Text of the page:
Wade Guyton (1972-)
Epson UltraChrome inkjet on linen, eight parts
Overall: 84 × 587 × 1 1/2 in. (213.4 × 1491 × 3.8 cm)
Whitney Museum of American Art, New York; Purchase, with funds from the Painting and Sculpture Committee, the Director's Discretionary Fund, Allison and Warren B. Kanders, Andrew and Christine Hall, Donna Rosen, Pamella DeVos, Melva Bucksbaum and Raymond J. Learsy, Ginevra Caltagirone, Miyoung Lee, and Gregory Miller
Rights and Reproductions Information
© Wade Guyton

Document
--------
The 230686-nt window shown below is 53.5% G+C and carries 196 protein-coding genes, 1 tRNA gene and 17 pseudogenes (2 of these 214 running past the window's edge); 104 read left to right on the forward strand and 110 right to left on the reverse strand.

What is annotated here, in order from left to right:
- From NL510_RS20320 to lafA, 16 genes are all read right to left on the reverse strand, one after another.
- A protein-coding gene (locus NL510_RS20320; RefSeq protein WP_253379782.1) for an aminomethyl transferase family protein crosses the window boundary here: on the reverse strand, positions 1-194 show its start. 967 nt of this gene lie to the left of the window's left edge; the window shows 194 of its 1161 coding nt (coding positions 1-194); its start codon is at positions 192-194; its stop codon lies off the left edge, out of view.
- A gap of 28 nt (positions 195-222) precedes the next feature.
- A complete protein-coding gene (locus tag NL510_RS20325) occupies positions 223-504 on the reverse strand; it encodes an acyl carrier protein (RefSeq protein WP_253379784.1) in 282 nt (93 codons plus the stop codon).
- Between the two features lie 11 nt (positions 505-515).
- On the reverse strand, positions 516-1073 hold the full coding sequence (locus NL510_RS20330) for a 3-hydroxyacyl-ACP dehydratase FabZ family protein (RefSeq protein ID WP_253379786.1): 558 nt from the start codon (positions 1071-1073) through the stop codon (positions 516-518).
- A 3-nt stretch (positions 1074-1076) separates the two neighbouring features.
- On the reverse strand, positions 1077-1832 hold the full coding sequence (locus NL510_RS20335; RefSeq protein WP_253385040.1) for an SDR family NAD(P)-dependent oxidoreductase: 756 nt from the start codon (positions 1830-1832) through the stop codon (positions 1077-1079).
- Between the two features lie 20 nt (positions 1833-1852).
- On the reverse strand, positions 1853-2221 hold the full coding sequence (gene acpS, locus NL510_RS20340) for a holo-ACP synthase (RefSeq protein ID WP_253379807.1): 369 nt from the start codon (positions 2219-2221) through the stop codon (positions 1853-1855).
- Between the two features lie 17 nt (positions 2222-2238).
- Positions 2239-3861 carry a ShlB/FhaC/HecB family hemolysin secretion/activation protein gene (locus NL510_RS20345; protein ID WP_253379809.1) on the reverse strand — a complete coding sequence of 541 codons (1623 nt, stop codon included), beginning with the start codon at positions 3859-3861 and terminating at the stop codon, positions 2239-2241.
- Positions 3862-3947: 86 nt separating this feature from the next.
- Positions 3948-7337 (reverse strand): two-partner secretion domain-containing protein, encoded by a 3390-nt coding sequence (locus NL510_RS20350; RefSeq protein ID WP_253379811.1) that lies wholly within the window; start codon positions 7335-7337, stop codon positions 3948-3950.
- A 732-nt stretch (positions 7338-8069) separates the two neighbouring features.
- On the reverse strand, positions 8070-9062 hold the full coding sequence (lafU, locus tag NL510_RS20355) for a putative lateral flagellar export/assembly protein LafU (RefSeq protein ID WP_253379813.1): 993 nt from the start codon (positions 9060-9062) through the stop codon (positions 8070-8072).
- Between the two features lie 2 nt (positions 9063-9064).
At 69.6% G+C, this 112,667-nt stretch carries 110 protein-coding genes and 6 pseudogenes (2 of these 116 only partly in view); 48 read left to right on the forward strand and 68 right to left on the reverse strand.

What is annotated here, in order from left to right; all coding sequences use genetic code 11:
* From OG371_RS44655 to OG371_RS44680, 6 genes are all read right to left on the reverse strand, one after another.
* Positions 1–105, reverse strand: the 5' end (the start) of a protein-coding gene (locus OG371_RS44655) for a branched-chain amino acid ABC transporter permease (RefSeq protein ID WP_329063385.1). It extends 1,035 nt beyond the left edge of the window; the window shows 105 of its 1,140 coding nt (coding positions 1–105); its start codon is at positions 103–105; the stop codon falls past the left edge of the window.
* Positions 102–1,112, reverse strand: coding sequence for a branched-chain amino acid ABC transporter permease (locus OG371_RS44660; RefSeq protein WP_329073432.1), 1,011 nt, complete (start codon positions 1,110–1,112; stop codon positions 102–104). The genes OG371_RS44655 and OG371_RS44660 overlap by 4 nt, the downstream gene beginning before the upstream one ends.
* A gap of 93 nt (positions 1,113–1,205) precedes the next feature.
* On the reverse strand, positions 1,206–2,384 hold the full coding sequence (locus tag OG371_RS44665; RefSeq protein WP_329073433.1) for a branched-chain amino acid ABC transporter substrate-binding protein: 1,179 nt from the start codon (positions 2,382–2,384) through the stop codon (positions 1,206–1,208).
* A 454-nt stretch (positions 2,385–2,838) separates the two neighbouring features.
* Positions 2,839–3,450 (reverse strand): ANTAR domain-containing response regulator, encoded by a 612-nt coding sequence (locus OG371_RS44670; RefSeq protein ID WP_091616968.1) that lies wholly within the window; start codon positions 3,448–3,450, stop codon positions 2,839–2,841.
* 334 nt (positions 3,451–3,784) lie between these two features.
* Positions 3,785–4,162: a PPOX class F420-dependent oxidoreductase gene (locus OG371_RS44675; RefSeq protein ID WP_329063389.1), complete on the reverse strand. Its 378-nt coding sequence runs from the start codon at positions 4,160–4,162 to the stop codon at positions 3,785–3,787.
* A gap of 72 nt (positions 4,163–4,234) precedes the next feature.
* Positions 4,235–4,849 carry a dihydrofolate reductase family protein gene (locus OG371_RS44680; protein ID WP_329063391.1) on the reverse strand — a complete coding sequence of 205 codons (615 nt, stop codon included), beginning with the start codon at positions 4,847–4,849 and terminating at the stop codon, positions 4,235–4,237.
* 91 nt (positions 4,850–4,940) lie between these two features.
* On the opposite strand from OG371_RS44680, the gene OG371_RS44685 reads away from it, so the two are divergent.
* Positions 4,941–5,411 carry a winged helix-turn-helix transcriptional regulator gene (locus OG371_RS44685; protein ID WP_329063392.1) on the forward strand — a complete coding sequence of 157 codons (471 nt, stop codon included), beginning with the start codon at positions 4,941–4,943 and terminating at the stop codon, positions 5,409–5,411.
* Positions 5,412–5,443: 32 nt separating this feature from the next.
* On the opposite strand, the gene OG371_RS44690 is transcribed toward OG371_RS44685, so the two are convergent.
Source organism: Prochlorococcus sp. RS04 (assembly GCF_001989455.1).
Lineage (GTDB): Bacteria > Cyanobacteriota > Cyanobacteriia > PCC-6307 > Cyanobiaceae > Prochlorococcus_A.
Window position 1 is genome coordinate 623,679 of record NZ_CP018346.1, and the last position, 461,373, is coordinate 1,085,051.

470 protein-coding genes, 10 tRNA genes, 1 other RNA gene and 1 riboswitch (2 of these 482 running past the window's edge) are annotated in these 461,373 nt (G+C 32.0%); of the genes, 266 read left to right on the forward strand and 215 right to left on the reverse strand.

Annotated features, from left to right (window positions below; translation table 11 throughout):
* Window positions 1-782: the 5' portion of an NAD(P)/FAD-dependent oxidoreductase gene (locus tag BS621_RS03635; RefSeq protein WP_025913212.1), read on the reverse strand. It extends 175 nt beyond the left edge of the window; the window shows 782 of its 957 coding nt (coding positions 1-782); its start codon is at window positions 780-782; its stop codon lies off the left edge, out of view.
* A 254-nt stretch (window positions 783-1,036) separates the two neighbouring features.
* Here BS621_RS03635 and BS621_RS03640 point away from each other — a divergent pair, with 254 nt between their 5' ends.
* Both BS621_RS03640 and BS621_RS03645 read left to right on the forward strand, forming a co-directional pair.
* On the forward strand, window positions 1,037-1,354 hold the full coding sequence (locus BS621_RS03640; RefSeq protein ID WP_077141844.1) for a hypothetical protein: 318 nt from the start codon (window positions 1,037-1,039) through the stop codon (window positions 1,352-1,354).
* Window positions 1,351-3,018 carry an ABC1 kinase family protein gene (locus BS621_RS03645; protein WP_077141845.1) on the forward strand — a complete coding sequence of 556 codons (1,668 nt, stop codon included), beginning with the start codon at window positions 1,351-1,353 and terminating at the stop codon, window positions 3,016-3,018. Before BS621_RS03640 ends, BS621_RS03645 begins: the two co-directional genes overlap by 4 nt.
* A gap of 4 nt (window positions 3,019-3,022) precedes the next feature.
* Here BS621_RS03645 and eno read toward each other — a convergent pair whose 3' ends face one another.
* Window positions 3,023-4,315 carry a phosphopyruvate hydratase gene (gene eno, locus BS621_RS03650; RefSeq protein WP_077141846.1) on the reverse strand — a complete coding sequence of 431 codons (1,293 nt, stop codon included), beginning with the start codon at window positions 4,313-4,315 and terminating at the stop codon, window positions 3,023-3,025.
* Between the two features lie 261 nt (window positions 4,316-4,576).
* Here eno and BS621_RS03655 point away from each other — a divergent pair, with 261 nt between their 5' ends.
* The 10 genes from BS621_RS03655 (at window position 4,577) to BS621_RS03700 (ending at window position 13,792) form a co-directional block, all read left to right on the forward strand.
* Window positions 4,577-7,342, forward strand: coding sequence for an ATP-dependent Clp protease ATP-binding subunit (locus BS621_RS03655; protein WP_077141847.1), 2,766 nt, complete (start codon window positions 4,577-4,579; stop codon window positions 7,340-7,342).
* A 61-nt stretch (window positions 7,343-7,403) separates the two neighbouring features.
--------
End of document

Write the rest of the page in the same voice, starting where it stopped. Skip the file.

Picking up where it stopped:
The columns of stacked black bars in this work by Wade Guyton were printed, not by hand, but by an Epson UltraChrome Inkjet printer. In many of his works, including this one, Guyton folds swathes of canvas in half and feeds them through the printer multiple times, intentionally creating errors that show up in the final product, such as the off-center matching of the bars and the jittery white lines where the printer ink never stuck to the canvas. The bars were created on Microsoft Word software through extremely simple means. When viewed in this expansive—almost fifty-foot long—canvas, they call to mind film strips, stacked windows in a computer monitor, or a dense computer code. With their wobbly patterning and surface errors, however, the mechanically-produced bars are tinged with an almost human sense of fallibility and pathos.